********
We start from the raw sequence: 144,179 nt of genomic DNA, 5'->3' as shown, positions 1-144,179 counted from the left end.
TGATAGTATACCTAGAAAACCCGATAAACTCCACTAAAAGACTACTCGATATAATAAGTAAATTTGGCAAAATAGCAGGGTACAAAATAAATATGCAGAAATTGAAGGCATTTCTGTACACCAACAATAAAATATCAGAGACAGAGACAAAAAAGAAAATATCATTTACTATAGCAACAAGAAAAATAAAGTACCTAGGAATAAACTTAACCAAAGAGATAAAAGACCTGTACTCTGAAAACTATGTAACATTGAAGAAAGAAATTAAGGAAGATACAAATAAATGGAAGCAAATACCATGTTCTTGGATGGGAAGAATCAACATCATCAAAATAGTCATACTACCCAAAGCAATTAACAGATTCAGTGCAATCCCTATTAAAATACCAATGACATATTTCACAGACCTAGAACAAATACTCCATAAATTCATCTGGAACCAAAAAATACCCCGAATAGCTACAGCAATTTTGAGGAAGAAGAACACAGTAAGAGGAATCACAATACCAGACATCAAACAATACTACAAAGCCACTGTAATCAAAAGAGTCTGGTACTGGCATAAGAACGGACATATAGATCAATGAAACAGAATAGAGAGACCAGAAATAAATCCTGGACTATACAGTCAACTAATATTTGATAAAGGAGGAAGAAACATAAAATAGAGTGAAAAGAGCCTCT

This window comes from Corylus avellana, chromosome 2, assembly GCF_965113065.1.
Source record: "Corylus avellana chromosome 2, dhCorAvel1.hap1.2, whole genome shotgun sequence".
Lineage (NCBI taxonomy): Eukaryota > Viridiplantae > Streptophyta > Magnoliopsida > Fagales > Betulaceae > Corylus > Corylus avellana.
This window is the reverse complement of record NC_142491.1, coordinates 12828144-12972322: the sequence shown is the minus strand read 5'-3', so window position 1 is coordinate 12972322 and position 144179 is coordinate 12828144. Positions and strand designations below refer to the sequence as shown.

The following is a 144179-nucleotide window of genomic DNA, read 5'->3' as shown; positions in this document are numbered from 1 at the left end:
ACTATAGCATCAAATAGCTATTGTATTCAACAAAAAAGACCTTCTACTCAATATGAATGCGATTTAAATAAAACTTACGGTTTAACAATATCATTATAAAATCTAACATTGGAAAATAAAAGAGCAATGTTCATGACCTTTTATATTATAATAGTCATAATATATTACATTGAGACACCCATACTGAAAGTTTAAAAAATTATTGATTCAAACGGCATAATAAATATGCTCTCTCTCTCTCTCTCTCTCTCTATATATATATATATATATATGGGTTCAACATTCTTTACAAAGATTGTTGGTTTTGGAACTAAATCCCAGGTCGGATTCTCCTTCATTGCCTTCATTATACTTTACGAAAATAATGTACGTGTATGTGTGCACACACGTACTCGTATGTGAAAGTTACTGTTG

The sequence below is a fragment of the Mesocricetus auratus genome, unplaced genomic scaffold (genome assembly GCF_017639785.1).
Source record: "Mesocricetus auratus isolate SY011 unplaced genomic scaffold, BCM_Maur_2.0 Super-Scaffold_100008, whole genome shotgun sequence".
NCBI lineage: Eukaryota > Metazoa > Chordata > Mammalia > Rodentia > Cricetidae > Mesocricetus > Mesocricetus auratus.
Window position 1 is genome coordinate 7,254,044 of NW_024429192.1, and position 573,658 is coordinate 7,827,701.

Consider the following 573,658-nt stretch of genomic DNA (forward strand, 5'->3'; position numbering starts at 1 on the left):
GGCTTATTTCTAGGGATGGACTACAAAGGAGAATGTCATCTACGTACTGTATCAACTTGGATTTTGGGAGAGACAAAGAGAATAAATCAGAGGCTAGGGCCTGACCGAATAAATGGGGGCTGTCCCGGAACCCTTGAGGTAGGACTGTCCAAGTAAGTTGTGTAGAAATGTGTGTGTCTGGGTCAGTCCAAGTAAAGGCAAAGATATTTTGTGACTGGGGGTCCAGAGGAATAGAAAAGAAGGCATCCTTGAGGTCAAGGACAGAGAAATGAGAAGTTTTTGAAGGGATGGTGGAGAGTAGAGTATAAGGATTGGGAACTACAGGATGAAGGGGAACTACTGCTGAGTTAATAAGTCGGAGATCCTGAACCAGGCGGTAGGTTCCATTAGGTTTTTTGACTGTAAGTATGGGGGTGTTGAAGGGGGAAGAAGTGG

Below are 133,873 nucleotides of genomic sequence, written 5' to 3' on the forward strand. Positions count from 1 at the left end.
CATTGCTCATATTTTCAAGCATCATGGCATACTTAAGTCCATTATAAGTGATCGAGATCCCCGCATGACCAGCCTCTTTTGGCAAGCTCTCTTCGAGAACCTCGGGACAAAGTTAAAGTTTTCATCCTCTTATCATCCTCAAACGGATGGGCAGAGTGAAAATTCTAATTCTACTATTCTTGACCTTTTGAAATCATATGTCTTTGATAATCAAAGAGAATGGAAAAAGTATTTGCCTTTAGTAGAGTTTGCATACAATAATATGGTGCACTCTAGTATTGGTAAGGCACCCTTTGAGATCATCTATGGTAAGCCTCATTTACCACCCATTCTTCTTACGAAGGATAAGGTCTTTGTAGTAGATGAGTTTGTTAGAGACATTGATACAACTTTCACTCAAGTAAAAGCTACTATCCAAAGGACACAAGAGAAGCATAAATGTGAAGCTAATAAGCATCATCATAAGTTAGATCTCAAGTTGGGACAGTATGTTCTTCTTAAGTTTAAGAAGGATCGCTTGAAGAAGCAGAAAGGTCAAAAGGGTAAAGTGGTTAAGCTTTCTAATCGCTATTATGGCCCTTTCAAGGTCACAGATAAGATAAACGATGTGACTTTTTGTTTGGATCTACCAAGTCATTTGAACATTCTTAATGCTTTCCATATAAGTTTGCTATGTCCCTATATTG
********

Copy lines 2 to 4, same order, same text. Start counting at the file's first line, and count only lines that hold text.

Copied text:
TGATAGTATACCTAGAAAACCCGATAAACTCCACTAAAAGACTACTCGATATAATAAGTAAATTTGGCAAAATAGCAGGGTACAAAATAAATATGCAGAAATTGAAGGCATTTCTGTACACCAACAATAAAATATCAGAGACAGAGACAAAAAAGAAAATATCATTTACTATAGCAACAAGAAAAATAAAGTACCTAGGAATAAACTTAACCAAAGAGATAAAAGACCTGTACTCTGAAAACTATGTAACATTGAAGAAAGAAATTAAGGAAGATACAAATAAATGGAAGCAAATACCATGTTCTTGGATGGGAAGAATCAACATCATCAAAATAGTCATACTACCCAAAGCAATTAACAGATTCAGTGCAATCCCTATTAAAATACCAATGACATATTTCACAGACCTAGAACAAATACTCCATAAATTCATCTGGAACCAAAAAATACCCCGAATAGCTACAGCAATTTTGAGGAAGAAGAACACAGTAAGAGGAATCACAATACCAGACATCAAACAATACTACAAAGCCACTGTAATCAAAAGAGTCTGGTACTGGCATAAGAACGGACATATAGATCAATGAAACAGAATAGAGAGACCAGAAATAAATCCTGGACTATACAGTCAACTAATATTTGATAAAGGAGGAAGAAACATAAAATAGAGTGAAAAGAGCCTCT

This window comes from Corylus avellana, chromosome 2, assembly GCF_965113065.1.
Source record: "Corylus avellana chromosome 2, dhCorAvel1.hap1.2, whole genome shotgun sequence".